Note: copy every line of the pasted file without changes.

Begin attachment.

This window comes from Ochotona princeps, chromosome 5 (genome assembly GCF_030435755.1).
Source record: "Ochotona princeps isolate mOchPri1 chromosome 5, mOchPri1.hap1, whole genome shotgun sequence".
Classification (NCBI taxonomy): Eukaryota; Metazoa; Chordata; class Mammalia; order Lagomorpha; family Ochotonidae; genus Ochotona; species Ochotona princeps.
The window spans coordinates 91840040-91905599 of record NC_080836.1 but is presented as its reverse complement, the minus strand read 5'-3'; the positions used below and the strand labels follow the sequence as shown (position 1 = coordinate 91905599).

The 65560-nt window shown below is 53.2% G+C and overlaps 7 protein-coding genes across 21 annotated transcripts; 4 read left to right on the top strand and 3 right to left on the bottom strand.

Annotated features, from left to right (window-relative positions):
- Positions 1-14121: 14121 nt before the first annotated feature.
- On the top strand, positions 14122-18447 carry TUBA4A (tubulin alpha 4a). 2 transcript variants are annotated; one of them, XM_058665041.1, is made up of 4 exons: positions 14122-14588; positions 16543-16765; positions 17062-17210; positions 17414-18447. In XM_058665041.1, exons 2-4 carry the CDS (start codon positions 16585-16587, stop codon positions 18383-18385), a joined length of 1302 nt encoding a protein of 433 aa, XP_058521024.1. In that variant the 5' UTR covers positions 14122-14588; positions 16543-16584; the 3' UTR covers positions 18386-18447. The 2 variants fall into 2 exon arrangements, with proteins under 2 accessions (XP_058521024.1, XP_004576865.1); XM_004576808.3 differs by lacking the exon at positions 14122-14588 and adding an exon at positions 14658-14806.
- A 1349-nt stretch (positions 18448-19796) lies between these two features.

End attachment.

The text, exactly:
This window comes from Ochotona princeps, chromosome 5 (genome assembly GCF_030435755.1).
Source record: "Ochotona princeps isolate mOchPri1 chromosome 5, mOchPri1.hap1, whole genome shotgun sequence".
Classification (NCBI taxonomy): Eukaryota; Metazoa; Chordata; class Mammalia; order Lagomorpha; family Ochotonidae; genus Ochotona; species Ochotona princeps.
The window spans coordinates 91840040-91905599 of record NC_080836.1 but is presented as its reverse complement, the minus strand read 5'-3'; the positions used below and the strand labels follow the sequence as shown (position 1 = coordinate 91905599).

The 65560-nt window shown below is 53.2% G+C and overlaps 7 protein-coding genes across 21 annotated transcripts; 4 read left to right on the top strand and 3 right to left on the bottom strand.

Annotated features, from left to right (window-relative positions):
- Positions 1-14121: 14121 nt before the first annotated feature.
- On the top strand, positions 14122-18447 carry TUBA4A (tubulin alpha 4a). 2 transcript variants are annotated; one of them, XM_058665041.1, is made up of 4 exons: positions 14122-14588; positions 16543-16765; positions 17062-17210; positions 17414-18447. In XM_058665041.1, exons 2-4 carry the CDS (start codon positions 16585-16587, stop codon positions 18383-18385), a joined length of 1302 nt encoding a protein of 433 aa, XP_058521024.1. In that variant the 5' UTR covers positions 14122-14588; positions 16543-16584; the 3' UTR covers positions 18386-18447. The 2 variants fall into 2 exon arrangements, with proteins under 2 accessions (XP_058521024.1, XP_004576865.1); XM_004576808.3 differs by lacking the exon at positions 14122-14588 and adding an exon at positions 14658-14806.
- A 1349-nt stretch (positions 18448-19796) lies between these two features.